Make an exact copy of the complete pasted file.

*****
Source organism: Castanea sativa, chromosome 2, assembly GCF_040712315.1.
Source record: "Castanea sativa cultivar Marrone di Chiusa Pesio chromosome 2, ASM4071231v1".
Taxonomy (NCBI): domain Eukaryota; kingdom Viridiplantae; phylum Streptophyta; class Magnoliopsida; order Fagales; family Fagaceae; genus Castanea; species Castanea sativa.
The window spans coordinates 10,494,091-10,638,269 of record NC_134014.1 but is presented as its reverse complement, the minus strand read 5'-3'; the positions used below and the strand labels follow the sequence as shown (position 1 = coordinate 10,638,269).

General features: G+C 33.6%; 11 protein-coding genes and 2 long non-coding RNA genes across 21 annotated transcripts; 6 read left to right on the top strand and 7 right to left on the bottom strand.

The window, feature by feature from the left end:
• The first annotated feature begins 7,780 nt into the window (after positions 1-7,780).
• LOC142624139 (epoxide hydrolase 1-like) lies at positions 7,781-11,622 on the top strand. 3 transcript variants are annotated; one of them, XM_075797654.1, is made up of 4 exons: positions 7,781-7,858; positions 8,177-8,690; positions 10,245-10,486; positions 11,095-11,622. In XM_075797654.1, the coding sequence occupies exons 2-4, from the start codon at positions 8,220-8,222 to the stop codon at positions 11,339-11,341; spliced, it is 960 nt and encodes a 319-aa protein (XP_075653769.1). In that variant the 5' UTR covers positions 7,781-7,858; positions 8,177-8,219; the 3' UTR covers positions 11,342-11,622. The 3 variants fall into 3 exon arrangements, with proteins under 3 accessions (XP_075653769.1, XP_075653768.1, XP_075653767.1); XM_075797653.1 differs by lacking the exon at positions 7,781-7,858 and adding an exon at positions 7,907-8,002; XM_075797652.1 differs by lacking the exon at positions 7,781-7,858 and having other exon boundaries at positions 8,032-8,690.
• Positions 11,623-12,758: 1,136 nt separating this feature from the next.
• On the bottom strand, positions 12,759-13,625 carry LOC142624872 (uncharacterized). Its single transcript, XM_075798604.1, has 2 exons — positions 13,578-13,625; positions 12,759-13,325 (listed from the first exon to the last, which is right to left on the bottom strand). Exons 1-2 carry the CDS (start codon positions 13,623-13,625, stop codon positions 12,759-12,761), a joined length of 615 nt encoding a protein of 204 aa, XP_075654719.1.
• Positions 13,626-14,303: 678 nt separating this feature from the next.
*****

Source organism: Castanea sativa, chromosome 2, assembly GCF_040712315.1.
Source record: "Castanea sativa cultivar Marrone di Chiusa Pesio chromosome 2, ASM4071231v1".
Taxonomy (NCBI): domain Eukaryota; kingdom Viridiplantae; phylum Streptophyta; class Magnoliopsida; order Fagales; family Fagaceae; genus Castanea; species Castanea sativa.
The window spans coordinates 10,494,091-10,638,269 of record NC_134014.1 but is presented as its reverse complement, the minus strand read 5'-3'; the positions used below and the strand labels follow the sequence as shown (position 1 = coordinate 10,638,269).

General features: G+C 33.6%; 11 protein-coding genes and 2 long non-coding RNA genes across 21 annotated transcripts; 6 read left to right on the top strand and 7 right to left on the bottom strand.

The window, feature by feature from the left end:
• The first annotated feature begins 7,780 nt into the window (after positions 1-7,780).
• LOC142624139 (epoxide hydrolase 1-like) lies at positions 7,781-11,622 on the top strand. 3 transcript variants are annotated; one of them, XM_075797654.1, is made up of 4 exons: positions 7,781-7,858; positions 8,177-8,690; positions 10,245-10,486; positions 11,095-11,622. In XM_075797654.1, the coding sequence occupies exons 2-4, from the start codon at positions 8,220-8,222 to the stop codon at positions 11,339-11,341; spliced, it is 960 nt and encodes a 319-aa protein (XP_075653769.1). In that variant the 5' UTR covers positions 7,781-7,858; positions 8,177-8,219; the 3' UTR covers positions 11,342-11,622. The 3 variants fall into 3 exon arrangements, with proteins under 3 accessions (XP_075653769.1, XP_075653768.1, XP_075653767.1); XM_075797653.1 differs by lacking the exon at positions 7,781-7,858 and adding an exon at positions 7,907-8,002; XM_075797652.1 differs by lacking the exon at positions 7,781-7,858 and having other exon boundaries at positions 8,032-8,690.
• Positions 11,623-12,758: 1,136 nt separating this feature from the next.
• On the bottom strand, positions 12,759-13,625 carry LOC142624872 (uncharacterized). Its single transcript, XM_075798604.1, has 2 exons — positions 13,578-13,625; positions 12,759-13,325 (listed from the first exon to the last, which is right to left on the bottom strand). Exons 1-2 carry the CDS (start codon positions 13,623-13,625, stop codon positions 12,759-12,761), a joined length of 615 nt encoding a protein of 204 aa, XP_075654719.1.
• Positions 13,626-14,303: 678 nt separating this feature from the next.